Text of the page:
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Last Updated: Friday, 9 January, 2004, 14:38 GMT
Bad news scuppers dollar recovery
When the jobs data were announced at 1330 GMT, the euro soared against the dollar

The US dollar has slumped to a new low against the euro on poor US jobs data.

The plunge came hours after the dollar rallied against the yen on reports of a massive market intervention by the Bank of Japan.

The dollar fell from its day high of 108 yen back to 106, while one euro bought as much as $1.2840.

Japan has intervened massively in money markets in a bid to stop the yen rising against the dollar and jeopardizing the country's export-led recovery.

Traders suspected Japan had spent up to three trillion yen ($28.25bn) on Monday and Tuesday in a bid to shore up the greenback.

Naomi Fink , senior currency analyst at BNP Paribas said: "If that's the case, the intervention (on Friday) must have been massive... it's hard to tell if they put in 1 trillion, but I wouldn't be surprised if it was over 500bn."

But when the jobs data were released at 1330 GMT, all the hard-won gains evaporated.

Dollar doldrums

Meanwhile, the US dollar's slide to multi-year lows against various currencies has added incentive to buy oil, which is priced in dollars and so becomes cheaper for non-dollar investors.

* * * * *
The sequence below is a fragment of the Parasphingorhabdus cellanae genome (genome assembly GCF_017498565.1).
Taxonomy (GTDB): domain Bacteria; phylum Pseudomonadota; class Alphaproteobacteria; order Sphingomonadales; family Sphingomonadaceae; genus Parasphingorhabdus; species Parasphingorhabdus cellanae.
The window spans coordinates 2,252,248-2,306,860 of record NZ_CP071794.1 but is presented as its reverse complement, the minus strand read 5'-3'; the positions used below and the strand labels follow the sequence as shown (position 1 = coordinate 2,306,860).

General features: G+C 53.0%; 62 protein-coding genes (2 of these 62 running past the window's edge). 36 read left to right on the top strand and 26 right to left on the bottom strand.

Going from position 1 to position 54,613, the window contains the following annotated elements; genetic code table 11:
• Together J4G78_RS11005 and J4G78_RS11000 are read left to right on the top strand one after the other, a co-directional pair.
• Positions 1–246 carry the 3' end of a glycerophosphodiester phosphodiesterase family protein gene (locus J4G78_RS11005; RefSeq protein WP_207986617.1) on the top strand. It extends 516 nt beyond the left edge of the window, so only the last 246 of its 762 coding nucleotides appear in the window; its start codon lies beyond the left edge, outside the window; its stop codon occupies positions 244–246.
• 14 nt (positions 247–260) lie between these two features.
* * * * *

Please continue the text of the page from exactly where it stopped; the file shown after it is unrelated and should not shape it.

As a result, US light crude prices hit a nine-month high during Asian trade, propelled by worries that a cold snap in America would draw down crude stocks that are already at their lowest since 1975.

The NYMEX February crude price rose as high as $34.40 a barrel, up 42 cents or 1.2 percent on the day, marking the highest price since March 18, 2003 - just before the Iraq war.

That jump came as the dollar - recently weighed down by concerns over a bulging US current account deficit - soared to its highest level against the yen since December 15.

Japanese recovery

The Ministry of Finance declined to comment on the apparent intervention, but a senior official did reiterate Tokyo's resolve to fight dollar bears in a bid to prevent a rising yen from hurting Japan's export-led economic recovery.

The yen has strengthened consistently against the US currency in much of the past year, by about 10%, because of demand from foreign investors to buy Japanese equities as the world's second-largest economy showed signs of life after years in the doldrums.


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